Lions, like all wild animals in a truly unspoiled habitat, should eat a diet that will keep their physiology in good shape, assuming they can find high-quality food semi-consistently. Because lions aren't exactly our evolutionary equals and not nearly as many pathophysiological studies have been performed on them as have been on humans, it's hard to say what molecules and, by extension, foods cause gut problems in them. Ostensibly, gluten and lectins would lead to a leaky gut, but they are carnivores, not omnivores like us; the implications of this are significant, but the specifics of their truly salubrious food spectrum aren't obvious. If forced to eat non-ideal food in the wild to survive, perhaps they could acquire leaky guts?

To address the statistics, a quick google search returned evidence for captive lions dying of cancer, but there were no immediate hits for anything about wild lions (who would fund that!?!?)

Basic biology is universal to all life, so it can be inferred from the facts in my first paragraph that lions probably do not get cancer in the wild unless some Armageddon mutation makes it an inevitability. Otherwise, they probably don't live long enough or experience enough biologically novel stimuli like gluten to induce cancerous growth among their cells.

Cf626d3fba66c18297b3f1116a920e58

(3417)

on April 20, 2011
at 01:20 PM

Patrik, that doesn't mean that they CAN'T get cancer in the wild. Cancer rates are extremely strongly correlated with age because mutations accumulate over time, and cancer is a disease of accumulated mutations. All it takes is the right mutation or combination of mutations to induce cancer; this can happen in any organism at any age. It's simply more likely to occur as more DNA replication or damage occurs, and those processes take time.

Cf626d3fba66c18297b3f1116a920e58

(3417)

on April 20, 2011
at 07:14 PM

That's a good point, Wyld. You could probably draw inferences by observing elderly hunter gatherer causes of death compared to those of a similar age group consuming SAD or some other deviant diet. I would imagine studies exist that track just that, though I don't know of any. My guess is that cancer rate rises with age in both groups, but it is many times higher in the SAD group.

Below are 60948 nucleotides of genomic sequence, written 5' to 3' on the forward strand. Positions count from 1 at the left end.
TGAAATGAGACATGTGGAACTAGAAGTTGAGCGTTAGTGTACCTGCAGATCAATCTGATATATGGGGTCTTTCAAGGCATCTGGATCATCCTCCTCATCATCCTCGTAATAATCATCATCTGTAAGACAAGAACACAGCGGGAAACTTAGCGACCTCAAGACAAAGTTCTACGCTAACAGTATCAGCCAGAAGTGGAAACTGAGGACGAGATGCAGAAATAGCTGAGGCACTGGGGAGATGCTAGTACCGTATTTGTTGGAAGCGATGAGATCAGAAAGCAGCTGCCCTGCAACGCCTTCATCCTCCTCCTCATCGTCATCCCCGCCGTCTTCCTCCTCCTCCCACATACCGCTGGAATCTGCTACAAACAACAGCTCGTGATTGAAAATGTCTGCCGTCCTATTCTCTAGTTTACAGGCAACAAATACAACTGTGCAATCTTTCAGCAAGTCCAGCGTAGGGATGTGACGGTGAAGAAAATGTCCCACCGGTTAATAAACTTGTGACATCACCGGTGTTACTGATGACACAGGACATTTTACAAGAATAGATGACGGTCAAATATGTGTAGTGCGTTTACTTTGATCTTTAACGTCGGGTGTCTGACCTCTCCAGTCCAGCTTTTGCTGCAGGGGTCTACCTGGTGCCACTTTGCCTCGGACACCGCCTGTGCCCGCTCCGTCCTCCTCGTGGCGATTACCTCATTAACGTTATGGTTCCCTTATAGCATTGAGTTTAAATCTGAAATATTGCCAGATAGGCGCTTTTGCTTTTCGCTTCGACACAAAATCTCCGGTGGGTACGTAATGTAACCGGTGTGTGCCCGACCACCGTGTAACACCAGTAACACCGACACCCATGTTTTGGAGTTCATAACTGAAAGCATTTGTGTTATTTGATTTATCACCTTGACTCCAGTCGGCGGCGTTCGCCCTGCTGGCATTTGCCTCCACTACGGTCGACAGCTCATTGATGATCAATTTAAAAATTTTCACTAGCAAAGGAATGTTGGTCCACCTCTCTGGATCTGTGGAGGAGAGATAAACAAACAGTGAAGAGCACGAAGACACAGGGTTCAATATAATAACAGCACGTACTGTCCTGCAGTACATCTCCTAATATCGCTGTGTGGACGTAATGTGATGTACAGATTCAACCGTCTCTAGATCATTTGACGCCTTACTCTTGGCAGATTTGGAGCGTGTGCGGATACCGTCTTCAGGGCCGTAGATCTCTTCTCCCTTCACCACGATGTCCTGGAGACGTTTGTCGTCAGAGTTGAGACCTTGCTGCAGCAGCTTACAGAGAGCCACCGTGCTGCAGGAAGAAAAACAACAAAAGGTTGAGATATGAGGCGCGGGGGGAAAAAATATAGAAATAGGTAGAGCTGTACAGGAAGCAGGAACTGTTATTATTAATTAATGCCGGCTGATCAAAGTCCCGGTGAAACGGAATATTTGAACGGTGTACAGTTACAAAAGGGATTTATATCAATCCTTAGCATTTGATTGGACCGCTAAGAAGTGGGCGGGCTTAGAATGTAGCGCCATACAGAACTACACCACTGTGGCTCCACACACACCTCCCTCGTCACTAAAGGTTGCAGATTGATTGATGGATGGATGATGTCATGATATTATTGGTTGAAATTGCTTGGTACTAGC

21fd060d0796fdb8a4a990441e08eae7

(24543)

on April 20, 2011
at 02:20 AM

Lion lifespans average about 12 years in the wild. And they eat 100% paleo. Longer living zoo animals get more cancer. Cancer incidence increases exponentially with age. All in all, living in the wild is probably a major factor in lion cancer incidence.

93f44e8673d3ea2294cce085ebc96e13

(10502)

on April 20, 2011
at 12:58 AM

I don't believe this statement: "They probably don't live long enough in the wild to get cancer." --

21fd060d0796fdb8a4a990441e08eae7

(24543)

on April 20, 2011
at 02:19 AM

Lion lifespans average about 12 years in the wild. And they eat 1005 paleo. Longer living zoo animals get more cancer. Cancer incidence increases exponentially with age. All in all, living in the wild is probably a major factor in lion cancer incidence.

Da8e709acde269e8b8bfbc09d1737841

(1906)

on April 20, 2011
at 06:15 PM

@Kamal - Longer living zoo animals also don't eat paleo. So do they get cancer because they're living longer, or because of their diet? Maybe both? Maybe neither?

best answer

2
6869a1f2294b3a717a53645589a91d18

(1689)

on April 20, 2011
at 01:07 AM

"Why don't all whales have cancer? A novel hypothesis resolving Peto's paradox"

http://icb.oxfordjournals.org/content/47/2/317.full

A968087cc1dd66d480749c02e4619ef4

(20436)

on April 20, 2011
at 02:07 PM

Very interesting. However, a hypothesis based on a computerized simulation is probably a lower standard of evidence than epidemiology. (Isn't that how the whole global warming thing started?)

77877f762c40637911396daa19b53094

(78467)

on April 20, 2011
at 07:02 AM

they eat mass of phytoplancton and algae

1
9f9fa49265e03ddd2bf2bba5477a556b

(3184)

on April 20, 2011
at 07:28 AM

I'll just ask some folks in Packer's lab what they know about cancer in lions. Their studies deal with about 5000 different lions, they have the data. I just don't know if it is published yet.

F5a0ddffcf9ef5beca864050f090a790

(15515)

on June 15, 2012
at 10:22 AM

So... could you please share the data? Waiting patiently!

0
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at 10:38 PM

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-1
Ac26b8ee7e703389029e596d8bfcf575

on May 28, 2013
at 03:02 AM

Perhaps it's because most big cats in US zoos are fed a diet of horse meat, which consists of horses which have been medicated with substances known to be carcinogens. Bute, Clenbeuterol, Ferusomide etc. Race horses are given 170 banned substances.

In the wild they would not be eating adulterated meat.